New answers tagged

31

Because you're looking through more of glass I'd like to just add to the other answers with some diagrams. We have an intuition that light beams travel in straight lines, so we tend to assume that the beam paths looking through glass might be as follows: However, the actual paths of the beam due to refraction and total internal reflection look more like ...


6

These can be the reasons: First of all, when you broke your specs, the edges became uneven so they(light rays) can't penetrate the glass properly. Due to which the light rays got reflected away by varying degrees and therefore it appears opaque. Note: But I don't think this is the reason why it appears opaque. Secondly, the green colour of your glasses can ...


33

Have you ever noticed that at the aquarium, sometimes the thick glass tanks carrying fish appear green? Glass is made of silica and lime, but sometimes it carries impurities, iron oxide, that gives glass a greenish appearance. What’s happening in your example, is that when you look at thin glass like your glasses lenses (before they broke) they were clear ...


2

They are not transparent because they are "rougher" and are reflecting/scattering more light as compared to a nicely polished surface which will transmitt more. In my research we experience the same when we're polishing nonlinear crystals. We first have a rougher polishing material to get the length/width down, but then the ends are rougher and not ...


5

We can already see through objects like glass. Colored glass transmits certain wavelengths and not others. If our eyes could see more wavelengths than presently this would be no different . For example pure silicon transmits far infrared. If we could see far infrared it would look like a sort of glass with what would be infrared color. Metals can be ...


0

Your observations are mostly correct. "a defect can be introduced to create a defect/resonance mode and enable transmission" - that is, when the photonic crystal is of finite thickness. In an infinite PhC, the defect only introduces localised states centered at that defect. "if it is a half-wavelength layer it will enable a resonance ...


0

An intuitively simple picture would be to consider terms in this infinit series to represent one-photon two-photon... N-photon processes. Altough this can give quantitatively wrong result, it can be considered to be equivalent with the classical series expansion.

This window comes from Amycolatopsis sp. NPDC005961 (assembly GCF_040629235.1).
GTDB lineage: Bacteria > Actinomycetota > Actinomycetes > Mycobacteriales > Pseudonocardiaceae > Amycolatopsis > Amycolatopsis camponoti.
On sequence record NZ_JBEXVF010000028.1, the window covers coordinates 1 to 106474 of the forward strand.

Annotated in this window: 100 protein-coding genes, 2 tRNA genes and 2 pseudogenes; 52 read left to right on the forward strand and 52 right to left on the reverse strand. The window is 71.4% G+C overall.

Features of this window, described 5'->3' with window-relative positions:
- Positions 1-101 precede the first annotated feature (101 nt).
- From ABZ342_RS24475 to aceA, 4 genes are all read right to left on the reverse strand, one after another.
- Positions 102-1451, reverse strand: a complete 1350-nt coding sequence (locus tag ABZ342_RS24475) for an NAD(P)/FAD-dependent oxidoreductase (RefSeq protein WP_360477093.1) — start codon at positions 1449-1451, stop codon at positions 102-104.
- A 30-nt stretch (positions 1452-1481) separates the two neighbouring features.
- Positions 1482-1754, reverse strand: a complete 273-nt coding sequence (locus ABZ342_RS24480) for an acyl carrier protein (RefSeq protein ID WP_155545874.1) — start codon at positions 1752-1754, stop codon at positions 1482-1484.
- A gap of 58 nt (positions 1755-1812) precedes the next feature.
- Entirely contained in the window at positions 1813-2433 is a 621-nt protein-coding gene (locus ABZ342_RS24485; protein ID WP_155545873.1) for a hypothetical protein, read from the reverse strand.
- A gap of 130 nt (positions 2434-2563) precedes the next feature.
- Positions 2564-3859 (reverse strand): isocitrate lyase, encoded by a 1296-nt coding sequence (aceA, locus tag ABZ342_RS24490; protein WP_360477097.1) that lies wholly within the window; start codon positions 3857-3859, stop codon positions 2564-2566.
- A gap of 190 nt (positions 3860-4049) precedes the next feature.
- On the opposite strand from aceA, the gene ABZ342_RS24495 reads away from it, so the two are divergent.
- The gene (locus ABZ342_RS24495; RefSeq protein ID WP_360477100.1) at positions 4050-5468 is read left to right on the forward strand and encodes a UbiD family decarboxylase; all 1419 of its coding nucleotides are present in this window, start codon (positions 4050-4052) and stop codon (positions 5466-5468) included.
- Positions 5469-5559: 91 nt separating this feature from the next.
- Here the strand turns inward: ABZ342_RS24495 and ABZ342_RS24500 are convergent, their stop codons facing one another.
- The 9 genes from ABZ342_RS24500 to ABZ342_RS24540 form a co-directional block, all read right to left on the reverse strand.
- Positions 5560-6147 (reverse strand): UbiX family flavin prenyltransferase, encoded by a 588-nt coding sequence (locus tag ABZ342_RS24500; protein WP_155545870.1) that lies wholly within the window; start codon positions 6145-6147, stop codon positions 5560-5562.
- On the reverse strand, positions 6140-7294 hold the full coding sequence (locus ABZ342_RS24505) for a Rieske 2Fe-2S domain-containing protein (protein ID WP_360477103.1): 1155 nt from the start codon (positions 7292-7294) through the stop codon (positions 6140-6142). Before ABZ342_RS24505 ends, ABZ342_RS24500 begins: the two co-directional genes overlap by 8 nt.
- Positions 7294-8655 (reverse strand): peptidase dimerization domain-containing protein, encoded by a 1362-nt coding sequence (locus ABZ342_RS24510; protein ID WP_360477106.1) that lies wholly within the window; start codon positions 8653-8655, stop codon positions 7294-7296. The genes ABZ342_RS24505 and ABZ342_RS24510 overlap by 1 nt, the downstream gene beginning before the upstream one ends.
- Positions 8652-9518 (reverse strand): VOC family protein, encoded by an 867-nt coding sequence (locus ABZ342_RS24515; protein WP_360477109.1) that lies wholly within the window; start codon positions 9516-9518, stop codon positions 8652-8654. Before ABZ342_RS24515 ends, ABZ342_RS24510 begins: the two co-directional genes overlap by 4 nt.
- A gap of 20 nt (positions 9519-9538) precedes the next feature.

3

Imagine an electron in a parabolic effective potential $$V(\vec{\bar{x}}) = \tfrac{1}{2}k |\vec{\bar{x}}|^2 \\ \vec{F}(\vec{\bar{x}}) = \vec{\nabla} V(\vec{\bar{x}}) = k \vec{\bar{x}}\text{.}$$ A force $-e \vec{E}$ will displace it from the equilibrium position to $$\vec{\bar{x}} = \frac{-e \vec{E}}{k} \text{,}$$ hence the polarization is $$\vec{P} = -e \vec{...


0

The equation is just a Taylor expansion of an arbitrary function: by plugging in different values for the coefficients, you can construct practically any function. The real question should be "Why are the coefficients for the higher terms typically very small?" The answer is that Nature seems to be well-behaved. If we examine most processes over ...


3

The circularity is not redundant, because retarding the relative phase between components along two spacial axes is not the most general thing that can happen in these materials. A more general situation is that the eigenvectors of the Jones matrix don't correspond to linearly polarized light (which is the case for linear retarders), but to some generic ...


0

All surfaces reflect light except for light sources. However, not all surfaces have specular reflection like a mirror as they reflect light well. Now, let’s take a closer look at your question. 1.polished metal 2.mirror 3.undisturbed water 4.book All of the give reflect light. However, options 1, 2 and 3 have specular reflection leaving 4 as the only ...


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